A few months ago, my husband and I were on a road trip. The host of the talk radio show we had tuned into asked callers to name what they thought was the most underrated movie. Everyone had different answers. Our answer? The Book of Eli. Don’t get me wrong! I’m not recommending it for a family movie night. It’s a post-apocalyptic, violent film, but it’s also full of Christian themes which I can’t explain without spoiling it.
One Unforgettable Scene
There is one scene I have never forgotten—and it has changed the way I think about giving thanks. Eli, the hero of the film, is protecting a book—it’s the only book of its kind left in the dystopian world. Eli encounters a warlord who knows that the book is powerful and who will stop at nothing to get his hands on it. He puts Eli into a room and sends a young woman he has enslaved into Eli as a bribe. Food is delivered and, instead of taking advantage of the young woman, Eli holds out his hand, takes her hand, and thanks God for the food. Then they eat. She has never experienced anything like it.
Later she sits down with her mother—also abused by the warlord—at a meal. She tells her mother to wait, grabs her hand, and gives thanks.
A Simple Acknowledgment of God’s Gifts Spreads
What a picture of how contagious it is to look up to God in the worst times and places and thank him for what he has given. Eli’s prayer brought God’s grace into devastated lives.
God’s grace comes to us when we stop and give thanks. And then it takes hold of hearts and spreads. It’s a steady rhythm that we can rely on through the storms of life. Where have you given thanks? For us, the answer is wherever we have broken bread—marriages, births, deaths, countless family dinners, church services here and all over the world, with those who were rejoicing and with those who were grieving. At all times and in all kinds of places, we have held hands and given thanks.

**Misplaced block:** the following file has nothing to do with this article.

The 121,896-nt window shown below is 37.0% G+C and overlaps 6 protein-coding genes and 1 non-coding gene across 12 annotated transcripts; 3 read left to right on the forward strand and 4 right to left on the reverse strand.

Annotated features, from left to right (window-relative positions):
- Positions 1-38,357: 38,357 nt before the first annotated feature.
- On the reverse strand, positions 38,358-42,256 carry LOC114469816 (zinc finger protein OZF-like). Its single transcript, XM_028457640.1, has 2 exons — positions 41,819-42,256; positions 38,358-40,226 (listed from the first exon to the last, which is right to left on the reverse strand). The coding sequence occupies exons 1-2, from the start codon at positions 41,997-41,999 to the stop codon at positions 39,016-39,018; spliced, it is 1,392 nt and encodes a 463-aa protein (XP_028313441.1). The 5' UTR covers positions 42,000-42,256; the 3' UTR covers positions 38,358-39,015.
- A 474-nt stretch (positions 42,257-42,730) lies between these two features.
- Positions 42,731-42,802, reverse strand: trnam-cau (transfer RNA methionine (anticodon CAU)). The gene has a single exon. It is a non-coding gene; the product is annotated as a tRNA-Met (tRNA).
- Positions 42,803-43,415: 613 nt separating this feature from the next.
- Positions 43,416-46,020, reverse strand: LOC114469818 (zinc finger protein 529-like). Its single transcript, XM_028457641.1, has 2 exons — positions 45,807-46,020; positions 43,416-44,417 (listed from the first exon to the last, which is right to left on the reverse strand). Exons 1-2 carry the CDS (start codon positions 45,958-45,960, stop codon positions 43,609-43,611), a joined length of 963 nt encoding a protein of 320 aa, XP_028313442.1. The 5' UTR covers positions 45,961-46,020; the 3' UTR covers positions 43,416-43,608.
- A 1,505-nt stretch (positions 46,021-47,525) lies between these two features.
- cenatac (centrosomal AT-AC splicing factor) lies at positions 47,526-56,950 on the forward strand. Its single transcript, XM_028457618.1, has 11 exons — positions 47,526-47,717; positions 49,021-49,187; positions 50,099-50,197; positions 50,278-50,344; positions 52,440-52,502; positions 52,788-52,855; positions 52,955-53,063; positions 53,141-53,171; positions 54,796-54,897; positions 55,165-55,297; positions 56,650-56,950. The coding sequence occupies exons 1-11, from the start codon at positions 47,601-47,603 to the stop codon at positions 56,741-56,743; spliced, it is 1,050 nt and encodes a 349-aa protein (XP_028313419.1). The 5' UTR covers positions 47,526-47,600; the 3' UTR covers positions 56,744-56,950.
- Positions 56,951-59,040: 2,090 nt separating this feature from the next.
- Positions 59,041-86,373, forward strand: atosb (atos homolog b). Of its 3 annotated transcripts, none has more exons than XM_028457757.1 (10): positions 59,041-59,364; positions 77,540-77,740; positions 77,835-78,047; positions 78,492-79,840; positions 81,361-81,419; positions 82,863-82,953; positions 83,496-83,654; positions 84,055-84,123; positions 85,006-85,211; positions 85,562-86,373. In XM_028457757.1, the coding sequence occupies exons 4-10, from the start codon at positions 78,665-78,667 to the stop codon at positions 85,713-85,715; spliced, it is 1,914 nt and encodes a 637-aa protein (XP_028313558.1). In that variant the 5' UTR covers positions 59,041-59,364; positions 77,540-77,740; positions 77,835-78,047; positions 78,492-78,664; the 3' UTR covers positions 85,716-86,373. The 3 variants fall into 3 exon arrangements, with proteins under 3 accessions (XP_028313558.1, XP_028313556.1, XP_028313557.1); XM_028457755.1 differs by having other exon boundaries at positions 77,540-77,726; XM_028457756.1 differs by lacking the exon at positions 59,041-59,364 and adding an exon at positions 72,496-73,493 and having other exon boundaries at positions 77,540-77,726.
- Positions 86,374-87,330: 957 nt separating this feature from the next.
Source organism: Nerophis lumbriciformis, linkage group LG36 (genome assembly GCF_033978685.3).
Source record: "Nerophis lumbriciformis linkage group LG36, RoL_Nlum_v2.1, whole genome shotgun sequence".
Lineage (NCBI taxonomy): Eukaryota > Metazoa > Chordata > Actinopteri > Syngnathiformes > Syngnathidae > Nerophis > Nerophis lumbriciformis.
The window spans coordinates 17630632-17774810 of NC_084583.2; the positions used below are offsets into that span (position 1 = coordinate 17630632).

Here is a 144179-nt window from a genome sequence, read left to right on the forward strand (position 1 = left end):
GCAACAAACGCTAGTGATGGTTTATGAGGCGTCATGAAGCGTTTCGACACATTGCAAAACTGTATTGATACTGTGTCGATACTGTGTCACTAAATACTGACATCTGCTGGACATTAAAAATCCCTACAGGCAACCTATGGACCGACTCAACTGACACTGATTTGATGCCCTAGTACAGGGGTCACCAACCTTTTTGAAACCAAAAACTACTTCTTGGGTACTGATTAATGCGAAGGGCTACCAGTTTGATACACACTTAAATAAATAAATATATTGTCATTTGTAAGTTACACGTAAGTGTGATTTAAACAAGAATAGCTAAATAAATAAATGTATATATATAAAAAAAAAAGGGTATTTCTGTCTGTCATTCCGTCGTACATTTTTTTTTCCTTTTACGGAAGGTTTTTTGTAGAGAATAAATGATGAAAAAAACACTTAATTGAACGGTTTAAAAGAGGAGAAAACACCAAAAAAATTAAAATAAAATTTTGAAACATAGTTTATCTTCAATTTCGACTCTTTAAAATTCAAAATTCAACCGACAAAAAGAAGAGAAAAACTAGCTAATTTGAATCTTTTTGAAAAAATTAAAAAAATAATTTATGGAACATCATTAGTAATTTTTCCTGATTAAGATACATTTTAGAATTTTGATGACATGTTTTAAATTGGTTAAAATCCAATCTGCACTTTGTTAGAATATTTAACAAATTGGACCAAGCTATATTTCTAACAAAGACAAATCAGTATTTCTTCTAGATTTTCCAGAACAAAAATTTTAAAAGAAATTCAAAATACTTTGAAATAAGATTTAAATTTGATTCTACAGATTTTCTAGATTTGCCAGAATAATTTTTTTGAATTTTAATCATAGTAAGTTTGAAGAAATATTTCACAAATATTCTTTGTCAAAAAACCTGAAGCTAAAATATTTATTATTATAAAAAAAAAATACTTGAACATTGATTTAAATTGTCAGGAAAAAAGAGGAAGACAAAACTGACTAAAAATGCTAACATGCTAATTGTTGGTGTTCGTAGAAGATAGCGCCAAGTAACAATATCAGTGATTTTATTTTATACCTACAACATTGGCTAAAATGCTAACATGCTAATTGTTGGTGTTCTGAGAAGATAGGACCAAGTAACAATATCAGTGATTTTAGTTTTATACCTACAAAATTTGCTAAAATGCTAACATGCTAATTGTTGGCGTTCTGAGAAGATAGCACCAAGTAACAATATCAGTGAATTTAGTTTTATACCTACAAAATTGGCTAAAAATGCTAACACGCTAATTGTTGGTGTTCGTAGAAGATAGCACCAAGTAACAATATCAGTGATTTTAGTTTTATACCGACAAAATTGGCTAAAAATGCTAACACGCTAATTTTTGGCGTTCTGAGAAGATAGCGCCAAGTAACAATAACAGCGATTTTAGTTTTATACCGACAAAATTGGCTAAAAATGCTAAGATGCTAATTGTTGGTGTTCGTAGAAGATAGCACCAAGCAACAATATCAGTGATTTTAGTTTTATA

David Powlison said that before Jesus came, God’s people had two categories of sacrifices—one to cover sins and one to give thanks. Now we have Jesus who covers our sins and who is our provider. Because of him we always have something to give thanks for.
When our children were young, we sang our thanks. Now we do the same with our grands. Together we sing, “God we thank you, God we thank you, for our food, for our food. We are very thankful, we are very thankful, God is good.” I confess there have been many times that it was hard to sing with gusto, “God is good.” I sang anyway—I knew it was true even though it didn’t feel true right then. Jesus giving himself for us so that every morning his mercies are new, proves it’s true. We rely on Jesus to keep the rhythm of thanks going.
The Leaves of the Tree Are for Healing
Ezekiel prophesies that there will be a trickle of water starting from the temple that will grow into a deep river. Every place the water touches is changed—life grows. It’s a picture of how the world will be transformed, how we will be transformed by the grace of God flowing into our lives. Trees grow alongside the river. Their leaves are for the healing of the nations (Ezekiel 47:12). This November as the leaves fall, and as we gather together to break bread and give thanks, let’s remember that there is a more powerful force at work in this world than all the evil we see. God himself brings healing. And we, in turn, bring God’s healing with us as we say our simple prayers of thanks. God is invited into all rooms and all places. When that happens, the healing begins and spreads. Gratitude is contagious.